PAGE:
Four different parts of both male and female rabbit meat were divided into two groups according to CA of the key odorants (Fig. 5). The first group contained fore leg, hind leg and abdomen of both male and female rabbit, and the second group included both the male and female Longissimus dorsi of Hyla rabbit meat. This indicated that the flavor of Longissimus dorsi significantly different from other three parts. It was accordance with sensory analysis results which showed that the intensity of rabbit meat odor of Longissimus dorsi was obviously less than other three parts (Table 4). And it was clear that the content of intramuscular phospholipids in Longissimus dorsi was lower than both abdominal muscle and hind leg. Hence, this may relate with the content of intramuscular lipid and the profile of fatty acid composition (Xue et al., 2015). In the first sub cluster, case 3 was close to case 4 and case 5 was close to case 6, suggesting that flavor of hind leg and abdomen in both male and female rabbit meat were the same. In the second sub cluster, case 1 was separated from other cases, manifesting that flavor of male fore leg was greatly different from other parts. Overall, cluster analysis results provide reliable information for rabbit processing industry and for possible future sale.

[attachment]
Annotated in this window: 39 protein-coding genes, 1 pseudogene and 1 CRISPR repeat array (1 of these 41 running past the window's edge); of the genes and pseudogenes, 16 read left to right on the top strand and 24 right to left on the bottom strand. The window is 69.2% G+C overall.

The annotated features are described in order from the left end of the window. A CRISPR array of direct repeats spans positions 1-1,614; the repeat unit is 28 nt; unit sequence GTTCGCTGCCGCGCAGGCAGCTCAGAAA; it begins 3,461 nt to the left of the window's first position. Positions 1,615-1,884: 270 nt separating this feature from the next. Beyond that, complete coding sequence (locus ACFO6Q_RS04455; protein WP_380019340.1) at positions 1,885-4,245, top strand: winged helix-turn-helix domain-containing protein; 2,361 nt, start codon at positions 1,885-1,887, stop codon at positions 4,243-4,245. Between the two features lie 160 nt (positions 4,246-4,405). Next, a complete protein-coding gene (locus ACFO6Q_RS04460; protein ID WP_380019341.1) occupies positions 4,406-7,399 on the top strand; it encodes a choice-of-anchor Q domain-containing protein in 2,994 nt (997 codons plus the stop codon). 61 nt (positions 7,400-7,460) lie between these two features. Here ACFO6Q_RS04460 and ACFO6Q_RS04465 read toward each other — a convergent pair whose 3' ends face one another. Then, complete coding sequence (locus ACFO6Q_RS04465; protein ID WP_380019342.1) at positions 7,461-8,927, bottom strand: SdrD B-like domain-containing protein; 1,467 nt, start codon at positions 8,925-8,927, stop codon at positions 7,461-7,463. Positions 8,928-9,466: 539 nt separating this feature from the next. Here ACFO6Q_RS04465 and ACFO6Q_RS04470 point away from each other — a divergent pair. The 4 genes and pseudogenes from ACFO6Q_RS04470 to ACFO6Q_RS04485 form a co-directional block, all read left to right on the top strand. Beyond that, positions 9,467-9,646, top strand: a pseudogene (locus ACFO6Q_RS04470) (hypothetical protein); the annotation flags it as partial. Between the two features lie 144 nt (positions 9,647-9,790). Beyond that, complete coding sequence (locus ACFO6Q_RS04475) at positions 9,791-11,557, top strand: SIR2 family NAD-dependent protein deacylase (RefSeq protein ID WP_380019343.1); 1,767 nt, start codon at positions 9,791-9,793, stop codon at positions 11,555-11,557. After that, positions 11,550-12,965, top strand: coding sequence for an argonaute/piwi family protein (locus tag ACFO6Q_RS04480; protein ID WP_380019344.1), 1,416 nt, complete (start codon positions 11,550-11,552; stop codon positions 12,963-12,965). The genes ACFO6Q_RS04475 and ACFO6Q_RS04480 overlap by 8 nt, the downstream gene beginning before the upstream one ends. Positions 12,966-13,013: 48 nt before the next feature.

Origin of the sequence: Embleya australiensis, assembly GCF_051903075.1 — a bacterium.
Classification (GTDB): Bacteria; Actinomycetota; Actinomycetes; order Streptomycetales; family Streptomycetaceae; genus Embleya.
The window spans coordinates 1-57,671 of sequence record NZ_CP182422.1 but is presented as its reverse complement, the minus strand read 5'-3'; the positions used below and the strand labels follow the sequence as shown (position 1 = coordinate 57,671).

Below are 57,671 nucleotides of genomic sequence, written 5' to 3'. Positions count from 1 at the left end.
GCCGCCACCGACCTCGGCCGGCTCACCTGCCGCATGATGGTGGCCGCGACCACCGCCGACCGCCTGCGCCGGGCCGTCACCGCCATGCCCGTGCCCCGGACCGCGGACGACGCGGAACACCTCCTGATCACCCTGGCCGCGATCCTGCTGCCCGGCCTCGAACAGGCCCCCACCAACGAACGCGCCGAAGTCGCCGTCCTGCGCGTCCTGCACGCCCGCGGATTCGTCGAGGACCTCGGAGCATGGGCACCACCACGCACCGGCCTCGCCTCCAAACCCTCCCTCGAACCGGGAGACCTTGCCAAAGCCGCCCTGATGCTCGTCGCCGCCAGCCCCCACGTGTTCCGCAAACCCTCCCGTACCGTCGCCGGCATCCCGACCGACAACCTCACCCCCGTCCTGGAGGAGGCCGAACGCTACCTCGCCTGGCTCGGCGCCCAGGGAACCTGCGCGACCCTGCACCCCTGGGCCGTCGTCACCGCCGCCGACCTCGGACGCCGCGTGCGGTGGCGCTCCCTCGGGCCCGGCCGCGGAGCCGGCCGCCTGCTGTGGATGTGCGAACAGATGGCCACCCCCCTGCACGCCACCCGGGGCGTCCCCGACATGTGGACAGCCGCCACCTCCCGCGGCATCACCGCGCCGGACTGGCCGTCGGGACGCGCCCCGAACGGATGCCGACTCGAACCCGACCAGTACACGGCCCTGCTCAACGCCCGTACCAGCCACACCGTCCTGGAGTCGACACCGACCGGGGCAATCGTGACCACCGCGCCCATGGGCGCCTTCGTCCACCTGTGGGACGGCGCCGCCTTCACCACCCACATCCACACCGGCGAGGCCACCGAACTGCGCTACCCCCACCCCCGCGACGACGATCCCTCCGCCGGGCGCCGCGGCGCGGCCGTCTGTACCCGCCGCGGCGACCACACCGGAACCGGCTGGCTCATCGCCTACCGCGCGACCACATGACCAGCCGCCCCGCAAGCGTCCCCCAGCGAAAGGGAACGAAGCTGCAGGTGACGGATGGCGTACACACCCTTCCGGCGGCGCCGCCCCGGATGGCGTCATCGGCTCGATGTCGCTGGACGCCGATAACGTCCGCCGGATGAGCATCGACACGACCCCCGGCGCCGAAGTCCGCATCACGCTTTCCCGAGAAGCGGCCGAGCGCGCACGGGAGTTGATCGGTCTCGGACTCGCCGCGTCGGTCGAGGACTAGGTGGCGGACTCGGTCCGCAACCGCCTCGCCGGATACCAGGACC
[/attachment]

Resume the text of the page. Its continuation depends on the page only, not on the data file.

Fig. 5. Clustering results of four edible parts based on the key odorants in both male and female Hyla rabbit meat. case 1, 3, 5 and 7: sample of FL, HL, AB and LD of male Hyla rabbit respectively; case 2, 4, 6 and 8: sample of FL, HL, AB and LD of female Hyla rabbit respectively.
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Table 4. Sensory scores of intensity of rabbit meat odor in four different parts of Hyla rabbit
Fore leg Hind leg Abdomen Longissimus dorsi
Scores 3.22±0.83 3.44±0.88 4.33±0.71 2.44±0.88
Odor intensity normal intense extreme little
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Considering the consumer’s acceptance of rabbit meat odor, it is necessary to know the volatile chemical compounds of four different edible parts. SPME which is a useful and simple extraction technology for volatile and semi-volatile organic compounds in food samples was used to extract volatiles of Hyla rabbit meat. Although the whole volatile compounds among four parts of rabbit meat were different, the flavor pattern of rabbit meat was affected by dodecanoic acid, hexanal, decanal, octanal, heptanal, 2-heptenal, 2-nonenal and 2-decenal from the analysis of PCA. Based on OAV, there were 5 key odorants in all four parts, including hexanal, octanal, 2-nonenal, 2-decenal and decanal. The flavor pattern of Longissimus dorsi was different from other three parts according to key odorants by CA.


This study was supported by National Natural Science Foundation of China (31671787), Rabbit Industry System of Chinese Ministry of Education (100030-40305411) and Fundamental Research Funds for the Central Universities (XDJK2014D042). I was full of gratitude to the staff in Experimental Rabbit Farm of College of Animal Science and Technology Southwest University for raising and slaughtering.